A Green New Deal for New York should start with the NY Off Fossil Fuels Act (A5105A/S5908A), which halts all new fossil fuel infrastructure and creates a program for 100% clean energy by 2030.
The Off Fossil Fuels Act requires state, county, and local governments to adopt detailed, enforceable clean energy plans with two-year benchmarks, timelines, and reporting. It would require new buildings to have net zero carbon emissions by 2020 and new vehicles to be emissions free by 2025. It has strong environmental justice provisions for a “just transition” that ensures that low-income communities and communities of color, and communities dependent on fossil fuel and nuclear plants, are made whole in terms of jobs, wages, benefits, and tax revenues during the transition.
Climate action must be linked to economic justice to sustain political support. New York’s Green New Deal should also embrace the New York Health Act for universal health care, fully-funded public schools, tuition-free public colleges, and building quality public housing to address the housing affordability crisis.
New York’s Green New Deal should halt new fracked-gas pipelines and power plants. The corruption-ridden Competitive Power Ventures fracked-gas power plant in Orange County alone will add 10% to the state’s carbon emissions. The governor supports upgrading the Sheridan Avenue gas plant to power, heat, and cool state government buildings on Empire State Plaza. That plant has poisoned and sickened the largely low-income African-American Arbor Hill neighborhood for over a century by burning coal, oil, garbage, and now gas.
Governor Cuomo should use his authority under the Clean Water Act to deny permits to gas pipelines and power plants, which invariably negatively impact streams and watersheds. He should embrace the Renewable Heat Campaign to replace gas heating with ground- and air-source heat pumps. He should fix the existing Green Homes Green Jobs program to energy retrofit hundreds of thousands of homes for insulation, efficiency, and heat pumps. He should compel the DEC and NYSERDA to complete and report out their long-delayed study he asked for two years ago to plan a transition to 100% clean energy (a report we are now told will not be released).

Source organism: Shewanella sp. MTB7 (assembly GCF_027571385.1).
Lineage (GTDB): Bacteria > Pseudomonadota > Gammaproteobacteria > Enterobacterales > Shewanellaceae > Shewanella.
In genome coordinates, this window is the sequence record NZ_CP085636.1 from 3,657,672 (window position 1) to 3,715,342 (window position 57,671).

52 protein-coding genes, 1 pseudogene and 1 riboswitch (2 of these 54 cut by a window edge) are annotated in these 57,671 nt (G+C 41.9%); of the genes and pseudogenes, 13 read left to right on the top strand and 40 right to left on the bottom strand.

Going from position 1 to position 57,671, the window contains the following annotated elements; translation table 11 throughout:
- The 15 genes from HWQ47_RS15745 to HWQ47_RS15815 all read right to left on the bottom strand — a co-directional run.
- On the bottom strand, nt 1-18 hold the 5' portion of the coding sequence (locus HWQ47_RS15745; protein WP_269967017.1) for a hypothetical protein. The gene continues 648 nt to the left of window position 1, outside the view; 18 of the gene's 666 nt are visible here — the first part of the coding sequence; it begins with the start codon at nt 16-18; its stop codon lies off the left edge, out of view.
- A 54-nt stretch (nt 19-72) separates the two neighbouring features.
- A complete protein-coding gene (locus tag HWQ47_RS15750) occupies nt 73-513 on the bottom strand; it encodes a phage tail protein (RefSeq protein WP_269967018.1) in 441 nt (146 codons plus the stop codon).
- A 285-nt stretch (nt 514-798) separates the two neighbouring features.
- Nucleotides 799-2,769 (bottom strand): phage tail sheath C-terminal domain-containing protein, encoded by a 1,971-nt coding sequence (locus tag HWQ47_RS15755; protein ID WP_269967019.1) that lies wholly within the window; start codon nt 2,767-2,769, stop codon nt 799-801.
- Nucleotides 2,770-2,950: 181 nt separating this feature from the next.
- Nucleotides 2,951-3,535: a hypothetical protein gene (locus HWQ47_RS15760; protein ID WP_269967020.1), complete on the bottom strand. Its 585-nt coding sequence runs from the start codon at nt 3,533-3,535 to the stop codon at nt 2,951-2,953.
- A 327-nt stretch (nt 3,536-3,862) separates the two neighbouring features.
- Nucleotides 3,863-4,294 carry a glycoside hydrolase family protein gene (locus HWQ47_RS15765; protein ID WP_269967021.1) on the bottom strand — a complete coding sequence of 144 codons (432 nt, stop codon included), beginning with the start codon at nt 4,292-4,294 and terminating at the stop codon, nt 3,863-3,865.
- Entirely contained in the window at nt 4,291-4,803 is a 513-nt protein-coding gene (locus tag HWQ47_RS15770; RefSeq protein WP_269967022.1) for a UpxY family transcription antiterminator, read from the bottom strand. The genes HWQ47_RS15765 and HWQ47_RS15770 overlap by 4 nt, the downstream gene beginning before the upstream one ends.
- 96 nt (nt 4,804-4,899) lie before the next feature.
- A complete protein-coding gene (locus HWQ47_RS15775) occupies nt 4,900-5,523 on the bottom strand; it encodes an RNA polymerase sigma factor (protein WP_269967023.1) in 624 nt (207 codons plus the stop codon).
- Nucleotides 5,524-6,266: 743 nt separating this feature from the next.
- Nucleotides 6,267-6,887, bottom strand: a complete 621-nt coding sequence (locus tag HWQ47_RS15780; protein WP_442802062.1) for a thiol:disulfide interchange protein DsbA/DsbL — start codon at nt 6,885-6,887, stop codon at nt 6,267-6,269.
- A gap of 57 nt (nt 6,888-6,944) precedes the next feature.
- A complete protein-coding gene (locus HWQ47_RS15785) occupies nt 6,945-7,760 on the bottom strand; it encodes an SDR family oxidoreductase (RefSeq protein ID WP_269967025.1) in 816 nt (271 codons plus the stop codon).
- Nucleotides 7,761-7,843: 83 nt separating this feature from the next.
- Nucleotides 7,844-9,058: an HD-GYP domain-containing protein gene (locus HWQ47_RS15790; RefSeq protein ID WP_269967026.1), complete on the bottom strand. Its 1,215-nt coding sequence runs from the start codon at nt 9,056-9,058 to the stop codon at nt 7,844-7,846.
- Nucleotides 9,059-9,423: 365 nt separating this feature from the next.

Jacobson and colleagues put the capital cost for a 100% clean energy system at $460 billion. The $14 billion clean energy loan guarantee program of the 2009 Obama stimulus leveraged 47 times more in private investment. Using a conservative 10 to 1 leveraging ratio, a state investment of $46 billion would generate the $460 billion.
The money should come from a combination of taxes and lending. The pending bills for a progressive state carbon tax would generate at least $7 billion a year, more than enough to invest $4.6 billion a year over ten years. A carbon tax will enhance the leverage of public investments by creating predictable market signals for savings from private clean energy investments. A state public bank could extend the credit for private clean energy investments at lower cost than borrowing through Wall Street, with the interest and principal returning to the state for public purposes. Taking public ownership of all power utilities, and operating them at cost for public benefit instead of at cost-plus-profits for absentee owners, will enable us to plan the energy transition for lower cost and without obstruction from the vested interests of the incumbent utility, fossil fuel, and nuclear industries.
If these measures sound like democratic socialism, they are. The federal government nationalized 25% of U.S. manufacturing during World War II in order to turn industry on a dime to build the “arsenal of democracy” that defeated the Nazis. We need nothing less to defeat climate change.